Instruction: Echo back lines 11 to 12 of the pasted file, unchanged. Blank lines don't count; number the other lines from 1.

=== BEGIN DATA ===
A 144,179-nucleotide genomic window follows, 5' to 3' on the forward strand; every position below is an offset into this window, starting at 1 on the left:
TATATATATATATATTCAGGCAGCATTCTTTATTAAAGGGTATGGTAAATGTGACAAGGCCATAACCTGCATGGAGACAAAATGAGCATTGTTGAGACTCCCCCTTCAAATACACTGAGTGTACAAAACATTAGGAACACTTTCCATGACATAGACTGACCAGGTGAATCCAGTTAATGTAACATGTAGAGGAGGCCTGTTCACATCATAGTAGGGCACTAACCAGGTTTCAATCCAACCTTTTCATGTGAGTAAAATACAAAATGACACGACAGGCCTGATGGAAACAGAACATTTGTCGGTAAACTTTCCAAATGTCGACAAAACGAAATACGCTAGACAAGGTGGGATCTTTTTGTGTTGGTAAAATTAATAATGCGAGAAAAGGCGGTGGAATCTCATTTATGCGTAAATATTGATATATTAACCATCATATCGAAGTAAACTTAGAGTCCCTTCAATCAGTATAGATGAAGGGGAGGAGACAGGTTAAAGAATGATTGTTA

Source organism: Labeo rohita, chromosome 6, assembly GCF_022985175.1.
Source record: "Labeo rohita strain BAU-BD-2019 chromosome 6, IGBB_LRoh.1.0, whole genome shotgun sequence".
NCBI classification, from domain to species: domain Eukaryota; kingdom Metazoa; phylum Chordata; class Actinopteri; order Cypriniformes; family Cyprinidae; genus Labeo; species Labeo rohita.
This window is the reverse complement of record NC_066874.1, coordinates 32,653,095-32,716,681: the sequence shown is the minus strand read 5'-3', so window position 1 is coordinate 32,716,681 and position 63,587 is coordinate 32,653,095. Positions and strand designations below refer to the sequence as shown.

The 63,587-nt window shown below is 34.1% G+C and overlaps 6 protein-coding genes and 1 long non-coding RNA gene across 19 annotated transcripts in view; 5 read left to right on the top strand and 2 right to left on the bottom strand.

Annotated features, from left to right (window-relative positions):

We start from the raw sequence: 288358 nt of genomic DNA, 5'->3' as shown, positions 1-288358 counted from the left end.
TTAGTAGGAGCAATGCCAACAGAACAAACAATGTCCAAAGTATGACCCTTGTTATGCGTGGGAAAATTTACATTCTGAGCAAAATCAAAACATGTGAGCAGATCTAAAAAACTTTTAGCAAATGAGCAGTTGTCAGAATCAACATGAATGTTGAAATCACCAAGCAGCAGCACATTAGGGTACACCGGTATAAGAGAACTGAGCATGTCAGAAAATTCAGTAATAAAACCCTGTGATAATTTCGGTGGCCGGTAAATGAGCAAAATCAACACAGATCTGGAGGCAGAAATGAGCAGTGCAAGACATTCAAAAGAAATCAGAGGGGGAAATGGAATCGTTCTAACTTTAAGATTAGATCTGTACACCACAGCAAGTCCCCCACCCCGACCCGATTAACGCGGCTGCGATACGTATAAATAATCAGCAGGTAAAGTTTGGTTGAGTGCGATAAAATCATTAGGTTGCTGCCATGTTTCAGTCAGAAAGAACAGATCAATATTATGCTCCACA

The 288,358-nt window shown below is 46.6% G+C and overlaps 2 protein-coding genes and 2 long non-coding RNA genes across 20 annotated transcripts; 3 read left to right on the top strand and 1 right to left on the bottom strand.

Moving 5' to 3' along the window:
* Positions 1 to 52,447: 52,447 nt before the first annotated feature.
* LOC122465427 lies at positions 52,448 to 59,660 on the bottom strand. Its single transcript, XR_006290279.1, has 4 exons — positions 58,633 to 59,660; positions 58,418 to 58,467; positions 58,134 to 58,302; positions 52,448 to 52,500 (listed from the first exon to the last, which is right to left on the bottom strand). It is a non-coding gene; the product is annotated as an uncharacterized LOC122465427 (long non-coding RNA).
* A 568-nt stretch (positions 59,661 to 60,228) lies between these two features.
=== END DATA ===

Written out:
The 288,358-nt window shown below is 46.6% G+C and overlaps 2 protein-coding genes and 2 long non-coding RNA genes across 20 annotated transcripts; 3 read left to right on the top strand and 1 right to left on the bottom strand.

Moving 5' to 3' along the window: